Stop the Pain!  Look up the various kinds of distress experienced in Scripture and rate yourself on how often you experience each kind (73-75).  Note Jesus' example in Scripture [He was angry, deeply moved in spirit, distressed, afraid, grieved, and troubled] and how he handled it.  Lower your stress by marking the distresses you are experiencing.  Allow yourself to feel the full force of it.  Take each one to the Lord and express it to Him.  Share it with a trusted friend.  Work on forgiving anyone who has brought you pain.  Write down one thing to remember and/or do.


Harness your resources.  Enlist God's help.  Review the chart on how well you are using your spiritual resources (p. 82-83). 


Relieve pressure.  You may not have to passively accept your circumstances.  Ask whether you can get out of the stress situation.  If you can, will God be pleased or displeased?  Escape may not be a good option.  Ask whether this is simply junk stress - "any stress in which the cost of keeping it is greater than the benefits and it is not sin to dump it." (88)  This may include activities, commitments and responsibilities that are not essential to your life.  It might include fears when there is nothing to fear, worries about the future, false guilt, etc.  Cast your cares on the Lord and He will sustain you (Psa. 55:22). 


Transform your circumstances by focusing on God.  2 Cor 4:16-18. 


Part Three:  Maximize Your Resources

Our objective resources come from God as we view his identity (Who He is), his attributes (What He is like), and his functions (What He does for us).  Many Scriptures help us focus on these resources.  Our subjective resources include our faith, our spiritual vision, prayer, affirmation of our identity in Christ, spiritual warfare, and others.  Second Corinthians and Psalm 31 give us examples of healing and handling stress.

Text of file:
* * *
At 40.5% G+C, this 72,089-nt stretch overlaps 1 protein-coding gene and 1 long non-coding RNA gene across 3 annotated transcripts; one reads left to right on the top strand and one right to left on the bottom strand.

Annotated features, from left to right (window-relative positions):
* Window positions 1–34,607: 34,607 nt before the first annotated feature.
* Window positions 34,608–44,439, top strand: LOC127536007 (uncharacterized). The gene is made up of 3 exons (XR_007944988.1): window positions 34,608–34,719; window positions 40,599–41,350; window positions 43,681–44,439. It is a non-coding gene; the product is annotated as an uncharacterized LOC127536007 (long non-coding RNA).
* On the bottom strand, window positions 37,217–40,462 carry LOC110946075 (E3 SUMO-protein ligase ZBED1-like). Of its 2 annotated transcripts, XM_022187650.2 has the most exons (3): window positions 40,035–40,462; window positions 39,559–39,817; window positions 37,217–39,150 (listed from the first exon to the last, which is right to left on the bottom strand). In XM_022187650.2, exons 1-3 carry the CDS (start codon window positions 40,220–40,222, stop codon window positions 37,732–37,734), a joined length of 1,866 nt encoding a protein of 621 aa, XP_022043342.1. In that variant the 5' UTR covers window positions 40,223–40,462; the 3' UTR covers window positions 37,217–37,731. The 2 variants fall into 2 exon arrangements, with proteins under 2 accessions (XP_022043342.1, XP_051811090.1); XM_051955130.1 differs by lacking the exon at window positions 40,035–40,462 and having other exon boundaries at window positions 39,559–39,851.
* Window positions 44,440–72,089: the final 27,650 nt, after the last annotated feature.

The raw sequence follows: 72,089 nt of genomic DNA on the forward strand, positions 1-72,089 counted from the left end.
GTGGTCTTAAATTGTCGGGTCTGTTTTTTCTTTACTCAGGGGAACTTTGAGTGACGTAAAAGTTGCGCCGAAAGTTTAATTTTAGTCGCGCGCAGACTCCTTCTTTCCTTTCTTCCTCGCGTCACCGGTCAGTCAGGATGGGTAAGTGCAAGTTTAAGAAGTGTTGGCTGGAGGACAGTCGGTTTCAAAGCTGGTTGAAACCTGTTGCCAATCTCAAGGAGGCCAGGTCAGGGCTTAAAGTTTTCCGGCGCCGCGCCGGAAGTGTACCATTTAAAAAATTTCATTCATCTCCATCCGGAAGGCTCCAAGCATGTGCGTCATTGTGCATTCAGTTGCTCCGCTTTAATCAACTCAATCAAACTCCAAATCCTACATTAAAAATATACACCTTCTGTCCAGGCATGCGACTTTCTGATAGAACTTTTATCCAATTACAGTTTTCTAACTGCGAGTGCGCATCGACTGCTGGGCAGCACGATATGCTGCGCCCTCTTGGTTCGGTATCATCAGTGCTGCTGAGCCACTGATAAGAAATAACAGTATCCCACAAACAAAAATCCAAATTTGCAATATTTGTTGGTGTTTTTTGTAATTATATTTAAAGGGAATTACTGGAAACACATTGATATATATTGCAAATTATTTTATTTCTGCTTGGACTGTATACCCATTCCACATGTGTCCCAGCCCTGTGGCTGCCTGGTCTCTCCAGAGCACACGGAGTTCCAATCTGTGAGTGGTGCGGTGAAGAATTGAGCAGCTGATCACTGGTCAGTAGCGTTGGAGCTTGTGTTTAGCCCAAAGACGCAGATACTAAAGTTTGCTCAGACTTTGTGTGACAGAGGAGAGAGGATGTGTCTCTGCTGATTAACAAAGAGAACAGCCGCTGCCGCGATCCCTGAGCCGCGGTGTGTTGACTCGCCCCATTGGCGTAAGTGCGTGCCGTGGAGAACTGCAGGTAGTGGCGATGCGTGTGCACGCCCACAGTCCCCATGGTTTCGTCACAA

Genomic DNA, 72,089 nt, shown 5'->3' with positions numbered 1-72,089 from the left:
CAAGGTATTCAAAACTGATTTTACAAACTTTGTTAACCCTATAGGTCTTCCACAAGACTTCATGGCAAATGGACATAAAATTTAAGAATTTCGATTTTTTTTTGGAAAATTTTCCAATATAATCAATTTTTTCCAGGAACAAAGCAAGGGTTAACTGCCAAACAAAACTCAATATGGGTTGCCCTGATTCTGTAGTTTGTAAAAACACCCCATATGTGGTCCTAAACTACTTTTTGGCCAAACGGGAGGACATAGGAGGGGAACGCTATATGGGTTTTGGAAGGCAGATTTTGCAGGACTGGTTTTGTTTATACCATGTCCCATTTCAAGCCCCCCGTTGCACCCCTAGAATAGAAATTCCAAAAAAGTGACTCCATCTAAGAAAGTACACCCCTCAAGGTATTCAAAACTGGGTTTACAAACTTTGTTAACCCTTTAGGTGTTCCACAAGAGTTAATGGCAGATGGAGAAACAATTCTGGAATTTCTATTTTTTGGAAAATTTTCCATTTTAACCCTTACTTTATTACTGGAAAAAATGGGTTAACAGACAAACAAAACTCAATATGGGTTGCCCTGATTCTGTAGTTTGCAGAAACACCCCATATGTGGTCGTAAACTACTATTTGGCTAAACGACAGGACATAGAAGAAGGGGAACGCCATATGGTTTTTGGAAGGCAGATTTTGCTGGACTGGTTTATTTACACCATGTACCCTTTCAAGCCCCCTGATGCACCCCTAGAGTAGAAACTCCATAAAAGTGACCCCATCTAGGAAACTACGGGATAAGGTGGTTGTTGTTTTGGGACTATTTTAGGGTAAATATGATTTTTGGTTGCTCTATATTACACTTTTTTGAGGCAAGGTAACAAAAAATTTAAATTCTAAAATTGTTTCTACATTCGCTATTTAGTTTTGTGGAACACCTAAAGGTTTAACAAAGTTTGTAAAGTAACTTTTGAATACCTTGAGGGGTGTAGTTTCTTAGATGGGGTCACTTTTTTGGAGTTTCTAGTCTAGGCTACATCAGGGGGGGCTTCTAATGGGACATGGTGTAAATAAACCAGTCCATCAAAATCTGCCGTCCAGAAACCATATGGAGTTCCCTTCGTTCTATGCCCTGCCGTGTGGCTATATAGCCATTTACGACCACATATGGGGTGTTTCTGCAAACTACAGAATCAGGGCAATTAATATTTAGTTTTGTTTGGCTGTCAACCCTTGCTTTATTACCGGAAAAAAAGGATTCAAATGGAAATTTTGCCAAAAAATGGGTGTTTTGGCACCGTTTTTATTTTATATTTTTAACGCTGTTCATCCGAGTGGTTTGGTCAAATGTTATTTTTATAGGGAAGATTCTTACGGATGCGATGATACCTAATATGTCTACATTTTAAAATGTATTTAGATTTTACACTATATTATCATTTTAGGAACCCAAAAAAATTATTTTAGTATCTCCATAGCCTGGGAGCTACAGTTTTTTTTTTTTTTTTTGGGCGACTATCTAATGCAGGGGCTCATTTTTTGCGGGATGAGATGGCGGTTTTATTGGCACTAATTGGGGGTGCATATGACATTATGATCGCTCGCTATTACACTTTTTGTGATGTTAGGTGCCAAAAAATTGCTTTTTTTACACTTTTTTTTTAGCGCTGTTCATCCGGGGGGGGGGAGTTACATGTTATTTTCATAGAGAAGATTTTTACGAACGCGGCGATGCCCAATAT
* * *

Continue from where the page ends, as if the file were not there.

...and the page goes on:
Other resources include sleep, diet, exercise, physical and mental relaxation, lifestyle changes, relationships, and Sabbath.  Additional strategies can be discovered in the life of Paul.  "Emotional health does not mean never feeling bad, or never being hurt emotionally."  Choosing gratitude can be a great help.  We have the choice to rejoice.  Look beyond present circumstances to eternal realities. 


Part Four: Recover Your Sanity

I don't have to do everything myself.  Some things I have to get help or let go.  Examine your lifestyle.  Is it balanced?  Do you have sufficient reserves of time, energy (spiritual, emotional, interpersonal, and physical), and money?  Sufficient means enough to handle life's unplanned demands.  See the check list on pp. 148-49.  Note that living a balanced life is your responsibility.  If you don't control your schedule, Satan may take advantage.  If you have more than you can possibly do, it may not all be from God.  What do you have to change to balance your life?  Write out a commitment of what you will do. 


Design your strategy to juggle life's demands.  Some suggestions:  Leave work at work -- both physically and mentally.  If you feel guilty, identify the source and determine if it is true or false guilt and take care of it. Handle pressures by clarifying your values, prioritizing your tasks, and considering options.  "Not everything worth doing is worth doing well."  (164)  Where do you struggle most?  What is one thing that would help you achieve balance?  What will you let go?